Show me a random blog post


interpolation palindromes matt parker flexagons london countdown propositional calculus coins trigonometry golden ratio map projections draughts gerry anderson go fractals misleading statistics video games dragon curves hexapawn inline code sound noughts and crosses triangles reddit electromagnetic field binary hats manchester science festival news platonic solids curvature harriss spiral pythagoras accuracy chalkdust magazine graph theory puzzles plastic ratio mathsjam menace game show probability mathsteroids folding paper a gamut of games tennis craft data pizza cutting pac-man bubble bobble ternary mathslogicbot radio 4 folding tube maps javascript national lottery chess logic rugby probability royal baby geometry chebyshev error bars game of life martin gardner twitter books final fantasy approximation aperiodical big internet math-off football rhombicuboctahedron wool frobel light dates captain scarlet polynomials programming cross stitch the aperiodical manchester reuleaux polygons bodmas world cup london underground speed people maths dataset php arithmetic python oeis nine men's morris machine learning sorting golden spiral statistics asteroids christmas sport weather station stickers christmas card games realhats estimation raspberry pi latex braiding european cup


Show me a random blog post
▼ show ▼

Dragon curves

Take a piece of paper. Fold it in half in the same direction many times. Now unfold it. What pattern will the folds make?
I first found this question in one of Martin Gardner's books. At first, you might that the answer will be simple, but if you look at the shapes made for a few folds, you will see otherwise:
Dragon curves of orders 1 to 6.
The curves formed are called dragon curves as they allegedly look like dragons with smoke rising from their nostrils. I'm not sure I see the resemblance:
An order 10 dragon curve.
As you increase the order of the curve (the number of times the paper was folded), the dragon curve squiggles across more of the plane, while never crossing itself. In fact, if the process was continued forever, an order infinity dragon curve would cover the whole plane, never crossing itself.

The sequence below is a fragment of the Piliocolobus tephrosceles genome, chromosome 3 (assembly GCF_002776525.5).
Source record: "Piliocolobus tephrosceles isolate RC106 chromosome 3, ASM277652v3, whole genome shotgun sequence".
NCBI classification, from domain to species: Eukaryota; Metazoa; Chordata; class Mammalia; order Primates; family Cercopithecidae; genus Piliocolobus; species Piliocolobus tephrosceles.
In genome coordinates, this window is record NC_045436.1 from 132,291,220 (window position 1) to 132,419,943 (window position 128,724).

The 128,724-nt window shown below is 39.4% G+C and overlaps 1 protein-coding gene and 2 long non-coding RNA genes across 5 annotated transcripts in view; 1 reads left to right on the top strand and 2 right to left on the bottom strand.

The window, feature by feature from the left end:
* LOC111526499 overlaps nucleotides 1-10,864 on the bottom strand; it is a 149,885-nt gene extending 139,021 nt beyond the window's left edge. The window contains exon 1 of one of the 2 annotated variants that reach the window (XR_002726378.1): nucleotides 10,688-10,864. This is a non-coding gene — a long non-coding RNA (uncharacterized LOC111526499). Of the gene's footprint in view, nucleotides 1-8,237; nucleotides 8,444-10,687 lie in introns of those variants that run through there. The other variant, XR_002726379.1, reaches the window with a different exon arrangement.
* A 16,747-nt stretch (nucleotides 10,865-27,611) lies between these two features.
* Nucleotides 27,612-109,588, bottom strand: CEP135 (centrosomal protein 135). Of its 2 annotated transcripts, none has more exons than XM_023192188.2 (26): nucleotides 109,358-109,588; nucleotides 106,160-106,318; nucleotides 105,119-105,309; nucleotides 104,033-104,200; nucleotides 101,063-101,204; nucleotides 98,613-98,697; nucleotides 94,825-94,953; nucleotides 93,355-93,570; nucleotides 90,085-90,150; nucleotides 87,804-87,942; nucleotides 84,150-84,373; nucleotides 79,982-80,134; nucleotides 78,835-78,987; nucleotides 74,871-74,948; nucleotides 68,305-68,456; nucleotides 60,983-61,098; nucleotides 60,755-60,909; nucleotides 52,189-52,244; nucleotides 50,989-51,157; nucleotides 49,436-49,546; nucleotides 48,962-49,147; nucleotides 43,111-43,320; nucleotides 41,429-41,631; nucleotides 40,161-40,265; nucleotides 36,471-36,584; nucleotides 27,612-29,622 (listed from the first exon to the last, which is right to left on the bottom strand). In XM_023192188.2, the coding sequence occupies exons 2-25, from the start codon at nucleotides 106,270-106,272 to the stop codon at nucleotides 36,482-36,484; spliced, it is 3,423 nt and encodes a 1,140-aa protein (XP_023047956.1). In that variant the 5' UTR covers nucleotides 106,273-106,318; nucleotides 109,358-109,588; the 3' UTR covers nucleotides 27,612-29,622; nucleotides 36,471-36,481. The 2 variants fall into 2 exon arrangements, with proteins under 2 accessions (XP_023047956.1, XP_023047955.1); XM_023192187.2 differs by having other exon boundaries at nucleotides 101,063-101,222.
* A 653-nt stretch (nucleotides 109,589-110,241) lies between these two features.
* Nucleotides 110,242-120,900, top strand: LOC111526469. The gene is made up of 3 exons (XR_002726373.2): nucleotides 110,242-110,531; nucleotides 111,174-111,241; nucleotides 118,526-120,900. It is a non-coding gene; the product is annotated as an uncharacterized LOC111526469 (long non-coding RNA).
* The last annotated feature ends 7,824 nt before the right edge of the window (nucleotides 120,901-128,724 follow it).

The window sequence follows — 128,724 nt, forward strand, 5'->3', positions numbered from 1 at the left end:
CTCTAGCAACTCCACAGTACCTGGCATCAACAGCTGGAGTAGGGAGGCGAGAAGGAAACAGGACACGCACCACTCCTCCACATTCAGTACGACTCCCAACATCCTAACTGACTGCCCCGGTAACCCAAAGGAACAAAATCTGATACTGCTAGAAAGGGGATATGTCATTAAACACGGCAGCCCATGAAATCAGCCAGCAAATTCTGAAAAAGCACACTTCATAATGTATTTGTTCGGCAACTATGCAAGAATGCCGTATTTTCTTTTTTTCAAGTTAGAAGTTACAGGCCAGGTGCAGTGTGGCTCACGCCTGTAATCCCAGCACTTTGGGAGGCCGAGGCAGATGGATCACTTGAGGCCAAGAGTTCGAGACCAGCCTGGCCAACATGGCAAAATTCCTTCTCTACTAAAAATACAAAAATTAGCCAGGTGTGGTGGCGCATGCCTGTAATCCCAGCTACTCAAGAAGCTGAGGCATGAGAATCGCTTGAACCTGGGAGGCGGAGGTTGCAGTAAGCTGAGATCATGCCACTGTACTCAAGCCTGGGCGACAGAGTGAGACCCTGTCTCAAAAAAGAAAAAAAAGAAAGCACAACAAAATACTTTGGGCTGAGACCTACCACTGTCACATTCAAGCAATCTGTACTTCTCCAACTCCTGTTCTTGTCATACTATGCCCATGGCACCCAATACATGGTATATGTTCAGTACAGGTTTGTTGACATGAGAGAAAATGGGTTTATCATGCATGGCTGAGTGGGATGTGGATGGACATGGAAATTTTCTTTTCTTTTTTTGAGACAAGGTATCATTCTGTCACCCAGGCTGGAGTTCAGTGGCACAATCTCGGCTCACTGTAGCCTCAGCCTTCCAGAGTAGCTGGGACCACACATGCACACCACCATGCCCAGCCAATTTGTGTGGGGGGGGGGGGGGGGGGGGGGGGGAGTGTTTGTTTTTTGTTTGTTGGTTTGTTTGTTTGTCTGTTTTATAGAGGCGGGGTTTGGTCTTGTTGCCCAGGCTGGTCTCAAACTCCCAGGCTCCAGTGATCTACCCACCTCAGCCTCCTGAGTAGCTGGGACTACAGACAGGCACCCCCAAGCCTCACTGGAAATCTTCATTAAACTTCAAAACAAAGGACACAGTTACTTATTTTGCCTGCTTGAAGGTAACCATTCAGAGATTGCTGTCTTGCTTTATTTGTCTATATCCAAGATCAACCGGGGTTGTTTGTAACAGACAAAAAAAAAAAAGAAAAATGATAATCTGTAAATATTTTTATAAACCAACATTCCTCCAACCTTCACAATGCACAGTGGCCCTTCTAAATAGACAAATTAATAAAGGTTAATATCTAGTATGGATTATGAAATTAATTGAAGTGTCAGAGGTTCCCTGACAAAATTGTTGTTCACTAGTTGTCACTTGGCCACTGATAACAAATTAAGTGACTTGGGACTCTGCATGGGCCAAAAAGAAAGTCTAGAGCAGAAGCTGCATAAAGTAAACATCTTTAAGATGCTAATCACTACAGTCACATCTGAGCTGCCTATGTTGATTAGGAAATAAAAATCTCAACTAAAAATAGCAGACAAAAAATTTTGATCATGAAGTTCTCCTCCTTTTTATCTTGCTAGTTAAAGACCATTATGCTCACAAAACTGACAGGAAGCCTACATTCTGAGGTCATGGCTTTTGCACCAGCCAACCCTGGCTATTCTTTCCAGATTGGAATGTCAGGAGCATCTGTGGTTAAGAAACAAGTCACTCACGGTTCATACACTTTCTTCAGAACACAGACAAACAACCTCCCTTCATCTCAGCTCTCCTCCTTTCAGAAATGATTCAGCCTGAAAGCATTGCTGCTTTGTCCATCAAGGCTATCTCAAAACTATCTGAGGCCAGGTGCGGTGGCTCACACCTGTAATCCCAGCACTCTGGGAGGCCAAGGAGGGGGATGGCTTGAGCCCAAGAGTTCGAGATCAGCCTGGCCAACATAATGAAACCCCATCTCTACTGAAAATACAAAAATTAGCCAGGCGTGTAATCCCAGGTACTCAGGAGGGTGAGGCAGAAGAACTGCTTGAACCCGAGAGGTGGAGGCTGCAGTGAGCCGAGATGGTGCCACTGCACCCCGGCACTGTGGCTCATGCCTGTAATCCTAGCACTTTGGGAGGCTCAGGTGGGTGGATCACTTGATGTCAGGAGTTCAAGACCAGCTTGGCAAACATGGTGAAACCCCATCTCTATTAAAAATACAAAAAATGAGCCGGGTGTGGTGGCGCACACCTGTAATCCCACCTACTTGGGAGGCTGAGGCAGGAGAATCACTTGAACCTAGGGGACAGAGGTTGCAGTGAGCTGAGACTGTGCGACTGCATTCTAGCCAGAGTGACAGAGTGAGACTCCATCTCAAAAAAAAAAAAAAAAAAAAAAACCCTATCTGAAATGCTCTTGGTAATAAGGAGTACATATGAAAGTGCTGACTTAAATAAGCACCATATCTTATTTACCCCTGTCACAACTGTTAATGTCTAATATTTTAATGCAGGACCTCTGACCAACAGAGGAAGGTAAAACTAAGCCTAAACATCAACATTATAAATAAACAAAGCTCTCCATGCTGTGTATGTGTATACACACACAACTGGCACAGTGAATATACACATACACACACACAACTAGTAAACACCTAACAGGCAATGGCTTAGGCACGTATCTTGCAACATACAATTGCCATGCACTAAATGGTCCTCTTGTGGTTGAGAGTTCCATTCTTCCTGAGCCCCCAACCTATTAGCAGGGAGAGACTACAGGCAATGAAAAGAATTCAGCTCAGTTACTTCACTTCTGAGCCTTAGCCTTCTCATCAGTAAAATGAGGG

This is not the only way to cover a plane with dragon curves: the curves tessellate.
When tiled, this picture demonstrates how dragon curves tessellate. For a demonstration, try obtaining infinite lives...
Dragon curves of different orders can also fit together:

Drawing dragon curves

To generate digital dragon curves, first notice that an order \(n\) curve can be made from two order \(n-1\) curves:
This can easily be seen to be true if you consider folding paper: If you fold a strip of paper in half once, then \(n-1\) times, each half of the strip will have made an order \(n-1\) dragon curve. But the whole strip has been folded \(n\) times, so is an order \(n\) dragon curve.
Because of this, higher order dragons can be thought of as lots of lower order dragons tiled together. An the infinite dragon curve is actually equivalent to tiling the plane with a infinite number of dragons.
If you would like to create your own dragon curves, you can download the Python code I used to draw them from GitHub. If you are more of a thinker, then you might like to ponder what difference it would make if the folds used to make the dragon were in different directions.

Similar posts

Dragon curves II
Harriss and other spirals
MENACE in fiction
Building MENACEs for other games


Comments in green were written by me. Comments in blue were not written by me.
 Add a Comment 

I will only use your email address to reply to your comment (if a reply is needed).

Allowed HTML tags: <br> <a> <small> <b> <i> <s> <sup> <sub> <u> <spoiler> <ul> <ol> <li>
To prove you are not a spam bot, please type "orez" backwards in the box below (case sensitive):
© Matthew Scroggs 2019